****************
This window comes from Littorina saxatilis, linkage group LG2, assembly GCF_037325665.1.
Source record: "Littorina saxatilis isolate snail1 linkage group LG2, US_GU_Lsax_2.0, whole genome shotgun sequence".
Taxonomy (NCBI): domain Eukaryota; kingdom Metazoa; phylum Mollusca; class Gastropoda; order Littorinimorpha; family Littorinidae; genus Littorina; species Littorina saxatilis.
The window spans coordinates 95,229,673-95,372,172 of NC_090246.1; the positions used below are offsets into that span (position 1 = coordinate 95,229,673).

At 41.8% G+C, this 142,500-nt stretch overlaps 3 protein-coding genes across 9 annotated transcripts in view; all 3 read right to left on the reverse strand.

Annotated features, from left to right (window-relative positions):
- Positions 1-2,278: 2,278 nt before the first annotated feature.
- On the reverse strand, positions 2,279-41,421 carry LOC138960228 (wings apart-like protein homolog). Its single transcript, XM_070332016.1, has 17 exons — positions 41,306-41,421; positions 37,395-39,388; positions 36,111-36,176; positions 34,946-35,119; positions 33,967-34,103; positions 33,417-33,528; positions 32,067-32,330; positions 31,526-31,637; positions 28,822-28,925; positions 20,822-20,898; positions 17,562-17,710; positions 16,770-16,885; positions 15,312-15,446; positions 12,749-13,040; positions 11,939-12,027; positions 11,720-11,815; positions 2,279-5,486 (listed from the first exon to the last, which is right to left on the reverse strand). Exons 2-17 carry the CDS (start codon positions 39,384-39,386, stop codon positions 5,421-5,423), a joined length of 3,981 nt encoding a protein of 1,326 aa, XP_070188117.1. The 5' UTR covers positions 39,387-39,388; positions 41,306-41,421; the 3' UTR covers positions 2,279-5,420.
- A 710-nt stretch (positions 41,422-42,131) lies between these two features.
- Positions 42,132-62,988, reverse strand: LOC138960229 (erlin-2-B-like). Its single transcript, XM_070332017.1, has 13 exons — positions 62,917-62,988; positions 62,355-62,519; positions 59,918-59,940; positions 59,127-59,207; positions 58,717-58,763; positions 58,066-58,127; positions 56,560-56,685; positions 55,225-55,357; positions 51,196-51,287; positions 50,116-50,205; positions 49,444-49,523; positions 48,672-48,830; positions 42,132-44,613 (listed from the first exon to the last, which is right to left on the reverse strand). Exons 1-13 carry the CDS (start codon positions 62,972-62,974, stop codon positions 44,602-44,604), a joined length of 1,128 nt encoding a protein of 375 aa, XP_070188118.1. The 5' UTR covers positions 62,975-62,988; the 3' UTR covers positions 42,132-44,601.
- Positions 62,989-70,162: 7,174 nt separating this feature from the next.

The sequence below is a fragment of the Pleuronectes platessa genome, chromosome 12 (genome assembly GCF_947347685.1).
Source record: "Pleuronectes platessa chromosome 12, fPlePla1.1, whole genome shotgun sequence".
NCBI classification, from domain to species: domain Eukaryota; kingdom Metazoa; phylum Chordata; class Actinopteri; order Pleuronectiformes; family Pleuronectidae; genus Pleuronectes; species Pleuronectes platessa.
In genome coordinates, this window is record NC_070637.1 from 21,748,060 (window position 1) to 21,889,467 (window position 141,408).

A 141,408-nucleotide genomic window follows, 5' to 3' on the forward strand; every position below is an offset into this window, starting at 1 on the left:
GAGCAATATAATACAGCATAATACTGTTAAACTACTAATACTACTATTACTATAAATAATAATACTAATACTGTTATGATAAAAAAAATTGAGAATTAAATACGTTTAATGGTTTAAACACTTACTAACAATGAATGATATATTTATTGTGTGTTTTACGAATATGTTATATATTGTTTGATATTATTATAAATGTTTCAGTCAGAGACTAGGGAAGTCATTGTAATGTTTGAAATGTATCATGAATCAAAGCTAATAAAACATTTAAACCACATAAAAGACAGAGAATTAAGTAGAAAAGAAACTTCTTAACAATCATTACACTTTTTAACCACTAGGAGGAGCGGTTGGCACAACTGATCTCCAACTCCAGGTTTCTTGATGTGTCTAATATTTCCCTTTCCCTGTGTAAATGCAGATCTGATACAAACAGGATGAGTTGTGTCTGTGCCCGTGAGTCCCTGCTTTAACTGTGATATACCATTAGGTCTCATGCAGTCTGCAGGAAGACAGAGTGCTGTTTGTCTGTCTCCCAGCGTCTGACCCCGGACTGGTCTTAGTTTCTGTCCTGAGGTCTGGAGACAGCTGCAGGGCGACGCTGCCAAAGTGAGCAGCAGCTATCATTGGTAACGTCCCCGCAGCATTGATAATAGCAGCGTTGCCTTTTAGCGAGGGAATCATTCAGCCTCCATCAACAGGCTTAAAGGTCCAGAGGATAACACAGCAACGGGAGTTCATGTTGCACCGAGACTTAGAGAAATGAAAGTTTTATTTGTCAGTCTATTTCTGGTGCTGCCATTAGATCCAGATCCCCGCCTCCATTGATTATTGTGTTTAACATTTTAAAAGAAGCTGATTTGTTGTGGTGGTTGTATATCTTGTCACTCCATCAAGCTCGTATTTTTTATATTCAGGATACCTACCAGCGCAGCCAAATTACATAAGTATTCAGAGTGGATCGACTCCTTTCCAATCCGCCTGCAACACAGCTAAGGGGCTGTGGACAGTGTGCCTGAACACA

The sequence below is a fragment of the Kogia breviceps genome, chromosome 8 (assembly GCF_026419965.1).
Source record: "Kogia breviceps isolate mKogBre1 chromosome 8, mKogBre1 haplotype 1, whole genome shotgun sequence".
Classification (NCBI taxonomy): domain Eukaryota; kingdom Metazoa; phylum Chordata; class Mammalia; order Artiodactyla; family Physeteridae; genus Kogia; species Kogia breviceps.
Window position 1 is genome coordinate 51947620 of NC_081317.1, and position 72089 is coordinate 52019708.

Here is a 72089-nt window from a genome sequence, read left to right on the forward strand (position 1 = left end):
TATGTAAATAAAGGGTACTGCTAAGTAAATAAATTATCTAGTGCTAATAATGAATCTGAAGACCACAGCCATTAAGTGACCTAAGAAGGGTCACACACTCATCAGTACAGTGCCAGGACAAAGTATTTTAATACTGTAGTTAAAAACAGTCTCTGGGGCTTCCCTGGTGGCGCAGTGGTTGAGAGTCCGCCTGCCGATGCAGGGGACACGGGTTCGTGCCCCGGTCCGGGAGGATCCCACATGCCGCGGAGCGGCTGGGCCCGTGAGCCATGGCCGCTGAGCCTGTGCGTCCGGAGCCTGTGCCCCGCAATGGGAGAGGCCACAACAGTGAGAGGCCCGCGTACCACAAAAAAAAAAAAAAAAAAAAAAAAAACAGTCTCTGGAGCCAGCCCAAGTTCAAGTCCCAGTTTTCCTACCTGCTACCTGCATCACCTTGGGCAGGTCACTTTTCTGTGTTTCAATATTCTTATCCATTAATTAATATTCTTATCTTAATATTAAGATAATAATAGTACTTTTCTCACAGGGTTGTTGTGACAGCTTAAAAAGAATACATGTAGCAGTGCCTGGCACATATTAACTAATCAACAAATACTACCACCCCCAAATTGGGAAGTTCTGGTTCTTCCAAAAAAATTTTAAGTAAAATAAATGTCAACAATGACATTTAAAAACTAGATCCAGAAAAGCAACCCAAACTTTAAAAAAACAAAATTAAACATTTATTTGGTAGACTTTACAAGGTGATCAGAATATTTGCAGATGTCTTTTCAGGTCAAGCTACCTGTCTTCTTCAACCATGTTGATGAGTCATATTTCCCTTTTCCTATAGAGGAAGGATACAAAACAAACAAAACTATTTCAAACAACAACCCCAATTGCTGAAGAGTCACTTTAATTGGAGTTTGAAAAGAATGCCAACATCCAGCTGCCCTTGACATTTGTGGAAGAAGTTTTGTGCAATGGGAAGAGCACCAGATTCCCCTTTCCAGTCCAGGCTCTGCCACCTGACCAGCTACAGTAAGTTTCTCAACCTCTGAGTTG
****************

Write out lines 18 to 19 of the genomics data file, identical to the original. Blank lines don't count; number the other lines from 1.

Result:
The sequence below is a fragment of the Kogia breviceps genome, chromosome 8 (assembly GCF_026419965.1).
Source record: "Kogia breviceps isolate mKogBre1 chromosome 8, mKogBre1 haplotype 1, whole genome shotgun sequence".